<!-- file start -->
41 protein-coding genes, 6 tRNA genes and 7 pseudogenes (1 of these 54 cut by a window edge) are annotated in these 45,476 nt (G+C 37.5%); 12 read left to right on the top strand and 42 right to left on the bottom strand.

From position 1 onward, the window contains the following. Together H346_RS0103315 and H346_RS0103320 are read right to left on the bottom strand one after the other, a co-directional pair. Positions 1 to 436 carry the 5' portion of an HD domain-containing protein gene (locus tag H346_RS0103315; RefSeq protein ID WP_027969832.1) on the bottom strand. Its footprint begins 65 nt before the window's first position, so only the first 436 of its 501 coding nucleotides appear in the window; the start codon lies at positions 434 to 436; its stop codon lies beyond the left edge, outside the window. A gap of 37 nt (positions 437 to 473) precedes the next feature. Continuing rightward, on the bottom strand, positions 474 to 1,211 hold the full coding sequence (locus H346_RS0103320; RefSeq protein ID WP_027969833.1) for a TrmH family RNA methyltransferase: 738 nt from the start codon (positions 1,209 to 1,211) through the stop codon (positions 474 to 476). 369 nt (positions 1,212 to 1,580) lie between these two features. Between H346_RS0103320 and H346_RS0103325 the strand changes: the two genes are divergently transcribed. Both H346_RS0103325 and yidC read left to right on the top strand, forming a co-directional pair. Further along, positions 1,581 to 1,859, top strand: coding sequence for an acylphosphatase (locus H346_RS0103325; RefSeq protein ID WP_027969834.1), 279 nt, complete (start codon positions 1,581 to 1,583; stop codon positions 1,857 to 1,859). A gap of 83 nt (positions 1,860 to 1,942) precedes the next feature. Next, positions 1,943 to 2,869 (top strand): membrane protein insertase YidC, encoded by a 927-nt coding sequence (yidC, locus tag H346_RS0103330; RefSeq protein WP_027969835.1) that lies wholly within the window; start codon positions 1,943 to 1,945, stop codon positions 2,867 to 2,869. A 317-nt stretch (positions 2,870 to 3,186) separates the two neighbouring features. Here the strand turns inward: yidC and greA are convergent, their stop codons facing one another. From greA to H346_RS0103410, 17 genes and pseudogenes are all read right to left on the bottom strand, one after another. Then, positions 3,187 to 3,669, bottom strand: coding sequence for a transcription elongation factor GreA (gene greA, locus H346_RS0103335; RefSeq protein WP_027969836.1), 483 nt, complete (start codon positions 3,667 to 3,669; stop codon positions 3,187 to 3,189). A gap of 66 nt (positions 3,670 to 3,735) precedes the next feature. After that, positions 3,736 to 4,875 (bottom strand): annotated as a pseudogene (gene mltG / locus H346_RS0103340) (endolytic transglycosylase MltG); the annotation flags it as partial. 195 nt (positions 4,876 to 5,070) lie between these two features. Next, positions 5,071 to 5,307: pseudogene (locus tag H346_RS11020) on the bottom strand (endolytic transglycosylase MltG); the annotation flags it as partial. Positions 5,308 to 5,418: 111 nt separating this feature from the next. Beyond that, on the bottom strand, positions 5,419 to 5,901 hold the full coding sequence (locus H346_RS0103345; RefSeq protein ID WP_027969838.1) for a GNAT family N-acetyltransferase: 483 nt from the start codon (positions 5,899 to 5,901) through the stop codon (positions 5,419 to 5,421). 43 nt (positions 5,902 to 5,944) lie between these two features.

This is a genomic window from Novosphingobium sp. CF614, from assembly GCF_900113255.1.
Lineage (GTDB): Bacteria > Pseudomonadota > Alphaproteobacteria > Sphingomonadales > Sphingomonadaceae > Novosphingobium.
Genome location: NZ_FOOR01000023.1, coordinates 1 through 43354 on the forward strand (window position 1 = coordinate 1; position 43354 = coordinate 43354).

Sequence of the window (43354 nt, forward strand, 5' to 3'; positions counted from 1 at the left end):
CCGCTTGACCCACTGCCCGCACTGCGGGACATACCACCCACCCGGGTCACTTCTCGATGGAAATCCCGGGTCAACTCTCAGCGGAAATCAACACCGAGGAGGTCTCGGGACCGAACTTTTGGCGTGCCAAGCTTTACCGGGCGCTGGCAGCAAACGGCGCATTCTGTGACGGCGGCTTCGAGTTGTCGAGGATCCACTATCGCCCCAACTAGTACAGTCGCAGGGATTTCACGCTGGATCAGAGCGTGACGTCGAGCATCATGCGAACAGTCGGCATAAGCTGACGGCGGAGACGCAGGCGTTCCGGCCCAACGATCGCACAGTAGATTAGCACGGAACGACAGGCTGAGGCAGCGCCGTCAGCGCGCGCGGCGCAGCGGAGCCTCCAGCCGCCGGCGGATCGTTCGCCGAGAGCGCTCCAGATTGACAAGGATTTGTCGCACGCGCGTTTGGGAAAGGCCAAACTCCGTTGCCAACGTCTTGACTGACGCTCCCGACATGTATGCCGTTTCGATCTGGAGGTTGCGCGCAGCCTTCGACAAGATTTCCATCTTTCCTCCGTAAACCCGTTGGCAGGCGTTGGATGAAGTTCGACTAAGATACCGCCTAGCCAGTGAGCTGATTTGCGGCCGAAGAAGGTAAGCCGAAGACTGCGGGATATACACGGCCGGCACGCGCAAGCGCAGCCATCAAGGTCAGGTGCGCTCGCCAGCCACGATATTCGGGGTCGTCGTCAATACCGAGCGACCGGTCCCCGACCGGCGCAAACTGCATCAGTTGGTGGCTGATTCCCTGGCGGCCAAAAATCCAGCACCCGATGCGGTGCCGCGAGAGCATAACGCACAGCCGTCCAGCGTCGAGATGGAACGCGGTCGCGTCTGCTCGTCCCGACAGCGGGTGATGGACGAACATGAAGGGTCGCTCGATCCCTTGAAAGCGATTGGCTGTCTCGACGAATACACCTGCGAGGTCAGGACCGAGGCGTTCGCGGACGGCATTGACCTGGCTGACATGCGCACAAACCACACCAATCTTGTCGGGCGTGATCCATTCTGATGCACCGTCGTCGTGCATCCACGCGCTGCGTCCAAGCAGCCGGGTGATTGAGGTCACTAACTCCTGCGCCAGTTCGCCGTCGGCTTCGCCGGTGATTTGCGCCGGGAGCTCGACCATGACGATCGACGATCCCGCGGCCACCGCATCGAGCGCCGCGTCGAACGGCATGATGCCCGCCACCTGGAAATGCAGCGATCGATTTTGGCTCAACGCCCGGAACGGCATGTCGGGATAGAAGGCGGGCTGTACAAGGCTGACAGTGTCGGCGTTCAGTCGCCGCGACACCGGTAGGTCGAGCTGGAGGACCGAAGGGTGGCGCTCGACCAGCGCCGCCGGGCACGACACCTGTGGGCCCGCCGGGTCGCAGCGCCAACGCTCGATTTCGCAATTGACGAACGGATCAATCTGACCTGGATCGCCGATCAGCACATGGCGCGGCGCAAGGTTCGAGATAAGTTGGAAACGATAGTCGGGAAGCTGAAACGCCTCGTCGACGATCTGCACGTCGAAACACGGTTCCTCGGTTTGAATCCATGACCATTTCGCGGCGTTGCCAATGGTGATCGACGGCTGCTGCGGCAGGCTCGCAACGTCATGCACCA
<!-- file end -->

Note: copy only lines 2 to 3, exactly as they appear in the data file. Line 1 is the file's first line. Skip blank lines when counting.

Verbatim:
From position 1 onward, the window contains the following. Together H346_RS0103315 and H346_RS0103320 are read right to left on the bottom strand one after the other, a co-directional pair. Positions 1 to 436 carry the 5' portion of an HD domain-containing protein gene (locus tag H346_RS0103315; RefSeq protein ID WP_027969832.1) on the bottom strand. Its footprint begins 65 nt before the window's first position, so only the first 436 of its 501 coding nucleotides appear in the window; the start codon lies at positions 434 to 436; its stop codon lies beyond the left edge, outside the window. A gap of 37 nt (positions 437 to 473) precedes the next feature. Continuing rightward, on the bottom strand, positions 474 to 1,211 hold the full coding sequence (locus H346_RS0103320; RefSeq protein ID WP_027969833.1) for a TrmH family RNA methyltransferase: 738 nt from the start codon (positions 1,209 to 1,211) through the stop codon (positions 474 to 476). 369 nt (positions 1,212 to 1,580) lie between these two features. Between H346_RS0103320 and H346_RS0103325 the strand changes: the two genes are divergently transcribed. Both H346_RS0103325 and yidC read left to right on the top strand, forming a co-directional pair. Further along, positions 1,581 to 1,859, top strand: coding sequence for an acylphosphatase (locus H346_RS0103325; RefSeq protein ID WP_027969834.1), 279 nt, complete (start codon positions 1,581 to 1,583; stop codon positions 1,857 to 1,859). A gap of 83 nt (positions 1,860 to 1,942) precedes the next feature. Next, positions 1,943 to 2,869 (top strand): membrane protein insertase YidC, encoded by a 927-nt coding sequence (yidC, locus tag H346_RS0103330; RefSeq protein WP_027969835.1) that lies wholly within the window; start codon positions 1,943 to 1,945, stop codon positions 2,867 to 2,869. A 317-nt stretch (positions 2,870 to 3,186) separates the two neighbouring features. Here the strand turns inward: yidC and greA are convergent, their stop codons facing one another. From greA to H346_RS0103410, 17 genes and pseudogenes are all read right to left on the bottom strand, one after another. Then, positions 3,187 to 3,669, bottom strand: coding sequence for a transcription elongation factor GreA (gene greA, locus H346_RS0103335; RefSeq protein WP_027969836.1), 483 nt, complete (start codon positions 3,667 to 3,669; stop codon positions 3,187 to 3,189). A gap of 66 nt (positions 3,670 to 3,735) precedes the next feature. After that, positions 3,736 to 4,875 (bottom strand): annotated as a pseudogene (gene mltG / locus H346_RS0103340) (endolytic transglycosylase MltG); the annotation flags it as partial. 195 nt (positions 4,876 to 5,070) lie between these two features. Next, positions 5,071 to 5,307: pseudogene (locus tag H346_RS11020) on the bottom strand (endolytic transglycosylase MltG); the annotation flags it as partial. Positions 5,308 to 5,418: 111 nt separating this feature from the next. Beyond that, on the bottom strand, positions 5,419 to 5,901 hold the full coding sequence (locus H346_RS0103345; RefSeq protein ID WP_027969838.1) for a GNAT family N-acetyltransferase: 483 nt from the start codon (positions 5,899 to 5,901) through the stop codon (positions 5,419 to 5,421). 43 nt (positions 5,902 to 5,944) lie between these two features.

This is a genomic window from Novosphingobium sp. CF614, from assembly GCF_900113255.1.